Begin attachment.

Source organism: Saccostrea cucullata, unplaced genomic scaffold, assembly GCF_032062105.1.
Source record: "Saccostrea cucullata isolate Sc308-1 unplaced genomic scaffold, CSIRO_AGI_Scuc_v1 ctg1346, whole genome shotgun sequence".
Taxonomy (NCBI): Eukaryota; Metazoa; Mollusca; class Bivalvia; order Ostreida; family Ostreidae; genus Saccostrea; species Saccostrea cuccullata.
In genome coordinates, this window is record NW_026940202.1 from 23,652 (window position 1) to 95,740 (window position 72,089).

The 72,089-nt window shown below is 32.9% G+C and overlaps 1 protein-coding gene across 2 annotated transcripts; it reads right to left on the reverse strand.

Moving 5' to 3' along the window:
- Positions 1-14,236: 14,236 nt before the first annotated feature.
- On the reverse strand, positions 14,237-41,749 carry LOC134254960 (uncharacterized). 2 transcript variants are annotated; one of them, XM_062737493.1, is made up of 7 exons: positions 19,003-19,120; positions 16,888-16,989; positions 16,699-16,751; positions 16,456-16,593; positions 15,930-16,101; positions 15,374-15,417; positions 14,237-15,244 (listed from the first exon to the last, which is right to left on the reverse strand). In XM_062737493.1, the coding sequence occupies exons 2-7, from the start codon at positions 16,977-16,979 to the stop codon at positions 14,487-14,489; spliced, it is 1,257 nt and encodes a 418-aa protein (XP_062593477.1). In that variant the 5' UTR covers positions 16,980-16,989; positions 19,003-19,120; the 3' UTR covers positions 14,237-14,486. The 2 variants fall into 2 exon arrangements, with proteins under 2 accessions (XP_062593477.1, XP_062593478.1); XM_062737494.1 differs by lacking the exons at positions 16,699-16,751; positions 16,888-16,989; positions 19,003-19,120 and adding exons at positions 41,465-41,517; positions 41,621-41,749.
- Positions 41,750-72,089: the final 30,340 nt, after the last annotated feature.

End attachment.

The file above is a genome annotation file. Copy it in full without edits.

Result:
Source organism: Saccostrea cucullata, unplaced genomic scaffold, assembly GCF_032062105.1.
Source record: "Saccostrea cucullata isolate Sc308-1 unplaced genomic scaffold, CSIRO_AGI_Scuc_v1 ctg1346, whole genome shotgun sequence".
Taxonomy (NCBI): Eukaryota; Metazoa; Mollusca; class Bivalvia; order Ostreida; family Ostreidae; genus Saccostrea; species Saccostrea cuccullata.
In genome coordinates, this window is record NW_026940202.1 from 23,652 (window position 1) to 95,740 (window position 72,089).

The 72,089-nt window shown below is 32.9% G+C and overlaps 1 protein-coding gene across 2 annotated transcripts; it reads right to left on the reverse strand.

Moving 5' to 3' along the window:
- Positions 1-14,236: 14,236 nt before the first annotated feature.
- On the reverse strand, positions 14,237-41,749 carry LOC134254960 (uncharacterized). 2 transcript variants are annotated; one of them, XM_062737493.1, is made up of 7 exons: positions 19,003-19,120; positions 16,888-16,989; positions 16,699-16,751; positions 16,456-16,593; positions 15,930-16,101; positions 15,374-15,417; positions 14,237-15,244 (listed from the first exon to the last, which is right to left on the reverse strand). In XM_062737493.1, the coding sequence occupies exons 2-7, from the start codon at positions 16,977-16,979 to the stop codon at positions 14,487-14,489; spliced, it is 1,257 nt and encodes a 418-aa protein (XP_062593477.1). In that variant the 5' UTR covers positions 16,980-16,989; positions 19,003-19,120; the 3' UTR covers positions 14,237-14,486. The 2 variants fall into 2 exon arrangements, with proteins under 2 accessions (XP_062593477.1, XP_062593478.1); XM_062737494.1 differs by lacking the exons at positions 16,699-16,751; positions 16,888-16,989; positions 19,003-19,120 and adding exons at positions 41,465-41,517; positions 41,621-41,749.
- Positions 41,750-72,089: the final 30,340 nt, after the last annotated feature.